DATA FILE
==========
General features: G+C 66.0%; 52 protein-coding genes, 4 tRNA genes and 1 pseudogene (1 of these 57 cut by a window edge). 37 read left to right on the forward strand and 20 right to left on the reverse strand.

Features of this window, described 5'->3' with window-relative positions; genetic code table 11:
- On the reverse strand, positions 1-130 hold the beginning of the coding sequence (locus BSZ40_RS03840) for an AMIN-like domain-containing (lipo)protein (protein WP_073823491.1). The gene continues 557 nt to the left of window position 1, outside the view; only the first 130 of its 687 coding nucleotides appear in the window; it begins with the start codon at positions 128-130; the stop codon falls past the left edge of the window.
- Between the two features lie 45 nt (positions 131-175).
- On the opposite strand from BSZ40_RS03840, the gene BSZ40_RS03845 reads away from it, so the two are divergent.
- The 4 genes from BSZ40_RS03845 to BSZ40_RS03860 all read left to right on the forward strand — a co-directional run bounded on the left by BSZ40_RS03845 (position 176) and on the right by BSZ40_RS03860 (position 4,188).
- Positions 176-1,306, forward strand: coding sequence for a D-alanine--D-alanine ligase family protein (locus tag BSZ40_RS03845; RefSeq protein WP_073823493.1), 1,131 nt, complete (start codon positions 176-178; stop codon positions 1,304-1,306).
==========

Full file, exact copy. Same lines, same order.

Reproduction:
General features: G+C 66.0%; 52 protein-coding genes, 4 tRNA genes and 1 pseudogene (1 of these 57 cut by a window edge). 37 read left to right on the forward strand and 20 right to left on the reverse strand.

Features of this window, described 5'->3' with window-relative positions; genetic code table 11:
- On the reverse strand, positions 1-130 hold the beginning of the coding sequence (locus BSZ40_RS03840) for an AMIN-like domain-containing (lipo)protein (protein WP_073823491.1). The gene continues 557 nt to the left of window position 1, outside the view; only the first 130 of its 687 coding nucleotides appear in the window; it begins with the start codon at positions 128-130; the stop codon falls past the left edge of the window.
- Between the two features lie 45 nt (positions 131-175).
- On the opposite strand from BSZ40_RS03840, the gene BSZ40_RS03845 reads away from it, so the two are divergent.
- The 4 genes from BSZ40_RS03845 to BSZ40_RS03860 all read left to right on the forward strand — a co-directional run bounded on the left by BSZ40_RS03845 (position 176) and on the right by BSZ40_RS03860 (position 4,188).
- Positions 176-1,306, forward strand: coding sequence for a D-alanine--D-alanine ligase family protein (locus tag BSZ40_RS03845; RefSeq protein WP_073823493.1), 1,131 nt, complete (start codon positions 176-178; stop codon positions 1,304-1,306).